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UN: Palestinian statehood bid likely in November
By TOVAH LAZAROFF
04/10/2012
US has begun to pressure PA to drop unilateral bid; GA president says he expects int'l debate on Palestinian issue soon.
 
The Palestinians are likely to present a resolution on their status at the United Nations General Assembly in November, the GA’s new president, Vuk Jeremic, told reporters in New York late Wednesday afternoon.

“I think that come the middle of November there will be an international debate on the Palestinian issue,” Jeremic said. “My understanding is that the PA leadership is going to engage in extensive discussions and consultations on this matter, coming to a conclusion about what they want to do sometime in November.”

Jeremic added that as a result of conversations he had during the opening session of the 67th GA in New York on this issue, “I am blocking out November. I am not going to go for vacation in November.”

PA President Mahmoud Abbas and his chief negotiator Saeb Erekat have already said they plan to ask the UN General Assembly to upgrade the Palestinians’ status from that of an observer mission, to one of a non-member state.

They are seeking the support of 150 to 170 of the UN’s 193 member states, although all they need for passage of their resolution is a majority vote. Passage of the resolution is considered to be a de-facto recognition of unilateral Palestinian statehood.

It offers the Palestinians some additional rights as a state.

GA resolutions cannot be vetoed.

The PA has opted for a GA resolution, after failing to obtain the nine votes necessary from the 15 countries on the UN Security Council for full UN membership. Only the Security Council can grant full UN membership.

The US, which has veto power on the council, has promised to veto a Palestinian membership bid if it passes.

Israel has opposed all Palestinian unilateral statehood bids at the UN, fearing that it would harm the peace process by empowering Palestinians to wage a diplomatic war on Israel.

Israel has called on the Palestinians to pursue statehood through a negotiated two-state solution that would end the conflict between them.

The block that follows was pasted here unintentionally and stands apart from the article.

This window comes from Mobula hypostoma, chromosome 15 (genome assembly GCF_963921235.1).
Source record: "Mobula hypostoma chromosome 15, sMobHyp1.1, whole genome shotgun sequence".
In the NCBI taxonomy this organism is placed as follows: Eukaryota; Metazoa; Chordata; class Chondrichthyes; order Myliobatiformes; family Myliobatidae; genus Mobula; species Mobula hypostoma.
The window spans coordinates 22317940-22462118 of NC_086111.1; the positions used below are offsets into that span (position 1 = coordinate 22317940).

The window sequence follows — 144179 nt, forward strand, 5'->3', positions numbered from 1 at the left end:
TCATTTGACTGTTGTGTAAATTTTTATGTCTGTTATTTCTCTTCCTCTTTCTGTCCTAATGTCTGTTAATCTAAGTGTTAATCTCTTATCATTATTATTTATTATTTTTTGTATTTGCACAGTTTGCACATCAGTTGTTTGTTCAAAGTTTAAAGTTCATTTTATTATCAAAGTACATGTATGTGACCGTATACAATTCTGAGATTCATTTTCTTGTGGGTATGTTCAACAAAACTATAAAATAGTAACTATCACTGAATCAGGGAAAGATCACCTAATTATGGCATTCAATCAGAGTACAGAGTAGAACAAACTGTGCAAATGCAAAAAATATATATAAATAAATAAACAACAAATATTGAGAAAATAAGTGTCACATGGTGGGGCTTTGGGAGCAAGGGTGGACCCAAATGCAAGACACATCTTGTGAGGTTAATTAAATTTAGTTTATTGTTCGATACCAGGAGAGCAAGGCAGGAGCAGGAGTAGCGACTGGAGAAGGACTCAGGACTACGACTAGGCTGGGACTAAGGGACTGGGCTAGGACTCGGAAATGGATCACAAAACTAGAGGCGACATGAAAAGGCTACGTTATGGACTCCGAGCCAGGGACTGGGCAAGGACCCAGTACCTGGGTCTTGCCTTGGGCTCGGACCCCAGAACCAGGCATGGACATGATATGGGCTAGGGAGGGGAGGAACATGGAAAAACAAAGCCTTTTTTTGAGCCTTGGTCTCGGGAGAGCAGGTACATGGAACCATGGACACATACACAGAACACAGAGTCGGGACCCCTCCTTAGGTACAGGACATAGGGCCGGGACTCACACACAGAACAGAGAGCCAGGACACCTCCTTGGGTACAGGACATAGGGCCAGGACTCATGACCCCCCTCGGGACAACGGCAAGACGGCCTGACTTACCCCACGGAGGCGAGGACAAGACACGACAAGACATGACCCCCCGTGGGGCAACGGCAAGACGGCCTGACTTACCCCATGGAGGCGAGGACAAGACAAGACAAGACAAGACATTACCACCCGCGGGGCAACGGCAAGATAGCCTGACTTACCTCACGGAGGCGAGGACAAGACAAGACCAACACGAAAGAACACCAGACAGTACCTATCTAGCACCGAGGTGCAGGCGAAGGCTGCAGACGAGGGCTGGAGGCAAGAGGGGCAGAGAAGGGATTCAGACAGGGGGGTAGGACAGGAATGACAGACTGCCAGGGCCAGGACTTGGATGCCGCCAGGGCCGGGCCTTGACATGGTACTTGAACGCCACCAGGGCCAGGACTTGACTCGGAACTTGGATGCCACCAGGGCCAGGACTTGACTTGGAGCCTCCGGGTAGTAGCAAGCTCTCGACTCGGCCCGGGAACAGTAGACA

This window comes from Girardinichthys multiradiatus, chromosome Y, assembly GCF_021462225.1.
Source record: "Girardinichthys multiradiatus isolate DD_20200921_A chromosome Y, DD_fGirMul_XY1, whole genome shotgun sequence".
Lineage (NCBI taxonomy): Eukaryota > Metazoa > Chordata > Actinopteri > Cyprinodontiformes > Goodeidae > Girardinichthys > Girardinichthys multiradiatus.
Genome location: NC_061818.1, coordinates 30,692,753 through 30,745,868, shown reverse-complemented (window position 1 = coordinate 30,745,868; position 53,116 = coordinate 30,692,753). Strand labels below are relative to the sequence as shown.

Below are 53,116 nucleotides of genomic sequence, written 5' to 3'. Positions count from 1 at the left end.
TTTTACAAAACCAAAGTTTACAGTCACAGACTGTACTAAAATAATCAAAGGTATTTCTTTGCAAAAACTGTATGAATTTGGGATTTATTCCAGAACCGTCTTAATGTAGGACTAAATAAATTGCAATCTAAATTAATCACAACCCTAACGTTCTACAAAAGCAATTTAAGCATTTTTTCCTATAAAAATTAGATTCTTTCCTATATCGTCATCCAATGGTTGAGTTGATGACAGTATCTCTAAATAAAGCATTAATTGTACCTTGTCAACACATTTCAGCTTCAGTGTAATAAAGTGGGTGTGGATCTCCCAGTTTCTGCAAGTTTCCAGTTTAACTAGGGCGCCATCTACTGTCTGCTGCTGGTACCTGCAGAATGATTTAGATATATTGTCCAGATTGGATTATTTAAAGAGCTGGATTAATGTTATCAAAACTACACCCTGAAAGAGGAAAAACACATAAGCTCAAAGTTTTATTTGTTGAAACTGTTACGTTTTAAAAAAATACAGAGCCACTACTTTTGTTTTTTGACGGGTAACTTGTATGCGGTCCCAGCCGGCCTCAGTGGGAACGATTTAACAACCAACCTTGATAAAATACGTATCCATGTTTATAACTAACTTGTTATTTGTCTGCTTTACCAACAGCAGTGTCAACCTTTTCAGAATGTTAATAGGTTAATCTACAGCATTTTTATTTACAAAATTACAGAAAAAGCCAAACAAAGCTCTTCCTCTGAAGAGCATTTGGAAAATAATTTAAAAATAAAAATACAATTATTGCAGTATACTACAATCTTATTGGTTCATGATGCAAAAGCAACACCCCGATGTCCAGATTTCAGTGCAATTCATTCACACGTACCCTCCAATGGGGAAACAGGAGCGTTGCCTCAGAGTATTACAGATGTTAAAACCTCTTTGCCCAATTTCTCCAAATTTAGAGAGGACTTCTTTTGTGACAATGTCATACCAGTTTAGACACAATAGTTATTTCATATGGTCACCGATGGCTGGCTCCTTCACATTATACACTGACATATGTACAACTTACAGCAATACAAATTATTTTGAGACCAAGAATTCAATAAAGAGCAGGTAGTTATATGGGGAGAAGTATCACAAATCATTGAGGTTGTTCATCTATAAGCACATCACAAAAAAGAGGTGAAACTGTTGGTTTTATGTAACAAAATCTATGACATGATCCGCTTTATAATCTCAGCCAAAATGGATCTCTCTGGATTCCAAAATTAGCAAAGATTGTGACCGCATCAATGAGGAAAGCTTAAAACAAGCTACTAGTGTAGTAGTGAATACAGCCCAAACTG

“We hope the Palestinians will seriously rethink their strategy,” an Israeli official told The Jerusalem Post on Thursday.

“If they chose to do this it will be a mistake.

It will hurt peace and it will not bring the realization of a Palestinian state forward, it will push it back,” the official said.

“It will undermine confidence in the negotiations and make the chances of an Israeli-Palestinian peace agreement much more difficult,” he said.

Abbas and Erekat have said that Palestinian statehood is an inalienable right and is not dependent on an end to the conflict. They have said that a UN resolution that sets the territorial parameters of the two-state solution at the pre-1967 lines would help pave the way for a final status agreement between Israelis and Palestinians.

Erekat told reporters in Jericho last month that he hoped the EU and the US would support their resolution. To that end, he said, he has already met with EU representatives in the region and asked them to help draft the text of the resolution.

The US, however, has already begun to pressure the PA to drop their unilateral bid.

Jeremic said that when the matter is brought to the GA, he would try and chair it in a “fair handed way.”

Based on what was said at the GA by international leaders, “there was resounding support for a two-state solution that would take into account the legitimate concerns of Israelis and Palestinians,” he said. “A lot of delegations called for the resumption of negotiations.”
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